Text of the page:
The World Bank just came out with its 312 page “Doing Business” report, ranking 190 economies on just about every measure possible. It is important to note that the rankings are based on the ease of doing business for domestic companies and not for companies seeking to do business in a foreign country.
I skimmed the methodologies the World Bank used to rank these 190 economies and I am impressed. But in the end, I have to admit that I tend to judge these sorts of rankings by looking at the countries I know to determine whether the rankings match what I see as the realities, and this World Bank ranking absolutely does.
China came in at 78th, which seems about right to me.
- Singapore — 2nd
- South Korea — 3rd
- Hong Kong — 5th
- Japan — 34th
- Mongolia — 62nd
- Vietnam — 68th
Singapore and Hong Kong make complete sense to me as those are indisputably two of the most pro-business countries in the world. South Korea is pretty good for foreign companies but I am surprised to see it ranked so high. Japan’s ranking makes sense to me, but Mongolia and Vietnam seem a bit high to me and I would actually rank them behind China. But my knowledge stems from representing foreign companies and perhaps those countries are different for domestic companies.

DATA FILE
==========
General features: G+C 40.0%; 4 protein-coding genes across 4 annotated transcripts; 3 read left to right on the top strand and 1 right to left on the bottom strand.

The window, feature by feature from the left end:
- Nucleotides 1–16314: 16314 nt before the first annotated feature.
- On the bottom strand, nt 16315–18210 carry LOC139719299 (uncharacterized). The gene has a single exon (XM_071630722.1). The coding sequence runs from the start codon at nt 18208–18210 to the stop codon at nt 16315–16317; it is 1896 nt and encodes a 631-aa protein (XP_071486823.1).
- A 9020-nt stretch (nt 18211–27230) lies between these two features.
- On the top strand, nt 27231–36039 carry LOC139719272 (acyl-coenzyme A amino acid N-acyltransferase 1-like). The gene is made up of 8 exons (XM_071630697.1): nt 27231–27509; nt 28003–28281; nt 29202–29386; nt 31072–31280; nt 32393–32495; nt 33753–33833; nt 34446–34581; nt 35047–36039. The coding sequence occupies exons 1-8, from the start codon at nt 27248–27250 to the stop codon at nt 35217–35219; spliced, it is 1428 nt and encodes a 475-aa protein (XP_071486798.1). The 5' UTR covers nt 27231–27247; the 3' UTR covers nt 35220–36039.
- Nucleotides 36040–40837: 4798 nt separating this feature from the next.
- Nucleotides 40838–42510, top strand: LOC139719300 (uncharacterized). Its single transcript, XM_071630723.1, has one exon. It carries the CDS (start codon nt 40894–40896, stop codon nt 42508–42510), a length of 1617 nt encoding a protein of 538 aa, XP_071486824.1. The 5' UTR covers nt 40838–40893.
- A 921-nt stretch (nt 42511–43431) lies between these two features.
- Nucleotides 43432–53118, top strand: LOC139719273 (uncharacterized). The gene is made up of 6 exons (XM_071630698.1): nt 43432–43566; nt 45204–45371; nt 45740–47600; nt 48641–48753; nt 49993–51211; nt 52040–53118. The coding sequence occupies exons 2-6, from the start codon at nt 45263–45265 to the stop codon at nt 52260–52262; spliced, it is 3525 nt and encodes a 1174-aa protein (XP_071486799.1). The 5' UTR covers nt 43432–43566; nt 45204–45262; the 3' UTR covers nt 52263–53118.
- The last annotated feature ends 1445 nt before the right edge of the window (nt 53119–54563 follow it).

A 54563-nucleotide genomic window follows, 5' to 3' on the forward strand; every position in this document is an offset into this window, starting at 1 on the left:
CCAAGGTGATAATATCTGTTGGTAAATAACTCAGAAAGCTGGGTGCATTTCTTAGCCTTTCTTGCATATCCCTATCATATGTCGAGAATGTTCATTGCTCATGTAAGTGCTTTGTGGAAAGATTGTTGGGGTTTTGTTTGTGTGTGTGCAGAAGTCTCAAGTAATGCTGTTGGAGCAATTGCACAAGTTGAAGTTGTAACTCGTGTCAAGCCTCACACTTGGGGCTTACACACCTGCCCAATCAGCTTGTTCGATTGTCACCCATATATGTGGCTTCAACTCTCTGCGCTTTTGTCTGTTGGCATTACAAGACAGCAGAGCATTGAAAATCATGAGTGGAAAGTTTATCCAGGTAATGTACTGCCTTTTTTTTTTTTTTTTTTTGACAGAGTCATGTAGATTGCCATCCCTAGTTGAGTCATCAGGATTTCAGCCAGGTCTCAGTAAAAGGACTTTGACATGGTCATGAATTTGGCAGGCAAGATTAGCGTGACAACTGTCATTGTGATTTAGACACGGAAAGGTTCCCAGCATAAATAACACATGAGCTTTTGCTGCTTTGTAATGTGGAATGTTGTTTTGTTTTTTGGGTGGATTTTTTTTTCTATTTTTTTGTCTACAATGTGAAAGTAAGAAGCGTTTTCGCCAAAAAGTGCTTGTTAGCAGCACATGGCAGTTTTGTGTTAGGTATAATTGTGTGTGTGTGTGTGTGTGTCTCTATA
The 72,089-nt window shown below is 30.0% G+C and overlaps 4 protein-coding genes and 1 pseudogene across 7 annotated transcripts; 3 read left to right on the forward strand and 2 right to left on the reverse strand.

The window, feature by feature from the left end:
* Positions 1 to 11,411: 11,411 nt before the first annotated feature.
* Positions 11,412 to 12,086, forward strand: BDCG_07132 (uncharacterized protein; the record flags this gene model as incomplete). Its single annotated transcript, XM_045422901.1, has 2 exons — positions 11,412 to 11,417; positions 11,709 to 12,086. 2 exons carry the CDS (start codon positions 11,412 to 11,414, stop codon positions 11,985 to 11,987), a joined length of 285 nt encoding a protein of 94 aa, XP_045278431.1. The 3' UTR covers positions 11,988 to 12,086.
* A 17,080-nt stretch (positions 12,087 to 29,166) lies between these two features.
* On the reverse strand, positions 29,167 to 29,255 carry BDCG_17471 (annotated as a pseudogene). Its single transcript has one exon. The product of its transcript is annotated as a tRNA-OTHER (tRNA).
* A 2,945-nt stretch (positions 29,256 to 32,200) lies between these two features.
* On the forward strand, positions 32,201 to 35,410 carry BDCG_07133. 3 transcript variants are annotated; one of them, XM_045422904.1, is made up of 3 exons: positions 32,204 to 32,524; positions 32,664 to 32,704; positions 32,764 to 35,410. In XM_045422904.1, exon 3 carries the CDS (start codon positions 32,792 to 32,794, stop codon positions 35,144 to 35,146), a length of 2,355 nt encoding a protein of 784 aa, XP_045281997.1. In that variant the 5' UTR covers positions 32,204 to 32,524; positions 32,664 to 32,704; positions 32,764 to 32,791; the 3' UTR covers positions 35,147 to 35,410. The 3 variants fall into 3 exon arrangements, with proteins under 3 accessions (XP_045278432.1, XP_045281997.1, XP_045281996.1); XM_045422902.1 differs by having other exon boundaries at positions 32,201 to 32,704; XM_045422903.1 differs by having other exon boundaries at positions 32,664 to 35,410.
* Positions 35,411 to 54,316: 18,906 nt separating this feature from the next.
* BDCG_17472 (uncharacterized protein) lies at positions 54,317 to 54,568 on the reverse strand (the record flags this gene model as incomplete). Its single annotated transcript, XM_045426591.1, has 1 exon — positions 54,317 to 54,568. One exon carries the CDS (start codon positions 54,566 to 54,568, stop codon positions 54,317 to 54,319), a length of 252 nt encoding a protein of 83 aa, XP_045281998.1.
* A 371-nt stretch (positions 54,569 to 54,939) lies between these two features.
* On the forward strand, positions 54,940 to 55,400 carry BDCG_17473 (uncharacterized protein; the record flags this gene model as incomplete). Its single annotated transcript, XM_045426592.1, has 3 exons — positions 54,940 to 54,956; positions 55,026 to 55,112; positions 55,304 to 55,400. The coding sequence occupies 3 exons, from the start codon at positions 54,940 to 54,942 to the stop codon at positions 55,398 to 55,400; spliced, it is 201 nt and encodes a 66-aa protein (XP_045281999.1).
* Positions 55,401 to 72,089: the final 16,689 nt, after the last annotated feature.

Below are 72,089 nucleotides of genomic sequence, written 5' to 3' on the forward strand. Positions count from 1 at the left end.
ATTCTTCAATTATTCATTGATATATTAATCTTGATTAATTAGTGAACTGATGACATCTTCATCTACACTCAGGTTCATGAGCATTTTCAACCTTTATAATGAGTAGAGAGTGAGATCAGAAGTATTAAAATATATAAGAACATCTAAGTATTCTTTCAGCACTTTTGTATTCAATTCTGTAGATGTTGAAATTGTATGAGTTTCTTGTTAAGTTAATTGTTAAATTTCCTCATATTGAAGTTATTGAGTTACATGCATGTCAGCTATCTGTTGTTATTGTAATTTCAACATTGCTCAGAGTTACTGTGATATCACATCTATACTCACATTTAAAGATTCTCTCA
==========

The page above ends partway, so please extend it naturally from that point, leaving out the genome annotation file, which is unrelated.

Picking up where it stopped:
The United States ranked sixth and that seems about right. Spain, where my firm has an office, ranked 28th, and that seems about right also. Germany, where we do a lot of work, ranked 20th and that too seems right.
Here’s something in the rankings I know many of you will find amazing: China ranks 5th in the world in terms of enforcing contracts. Fifth out of 190 economies. I think that ranking is too high, but it does strongly reinforce a point we are always trying to make on this blog: contracts work in China, so long as they are drafted for a China court. See China Contracts: Make Them Enforceable or Don’t Bother.
What do you think of these rankings?